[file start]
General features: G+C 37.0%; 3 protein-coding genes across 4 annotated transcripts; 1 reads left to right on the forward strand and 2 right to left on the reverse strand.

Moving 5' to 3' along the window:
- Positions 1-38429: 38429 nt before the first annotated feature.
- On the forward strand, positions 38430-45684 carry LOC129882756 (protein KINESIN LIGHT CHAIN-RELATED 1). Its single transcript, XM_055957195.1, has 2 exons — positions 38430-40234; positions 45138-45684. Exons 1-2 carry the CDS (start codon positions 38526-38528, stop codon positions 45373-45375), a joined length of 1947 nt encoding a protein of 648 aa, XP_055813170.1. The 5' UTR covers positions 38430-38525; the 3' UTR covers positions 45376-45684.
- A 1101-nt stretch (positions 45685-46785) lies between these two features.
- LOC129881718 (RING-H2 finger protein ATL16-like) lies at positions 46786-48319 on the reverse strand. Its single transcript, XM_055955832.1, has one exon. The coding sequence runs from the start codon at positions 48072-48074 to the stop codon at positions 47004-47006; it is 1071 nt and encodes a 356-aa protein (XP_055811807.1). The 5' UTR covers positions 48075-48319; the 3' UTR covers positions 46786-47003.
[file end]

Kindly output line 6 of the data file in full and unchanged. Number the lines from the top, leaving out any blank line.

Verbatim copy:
- LOC129881718 (RING-H2 finger protein ATL16-like) lies at positions 46786-48319 on the reverse strand. Its single transcript, XM_055955832.1, has one exon. The coding sequence runs from the start codon at positions 48072-48074 to the stop codon at positions 47004-47006; it is 1071 nt and encodes a 356-aa protein (XP_055811807.1). The 5' UTR covers positions 48075-48319; the 3' UTR covers positions 46786-47003.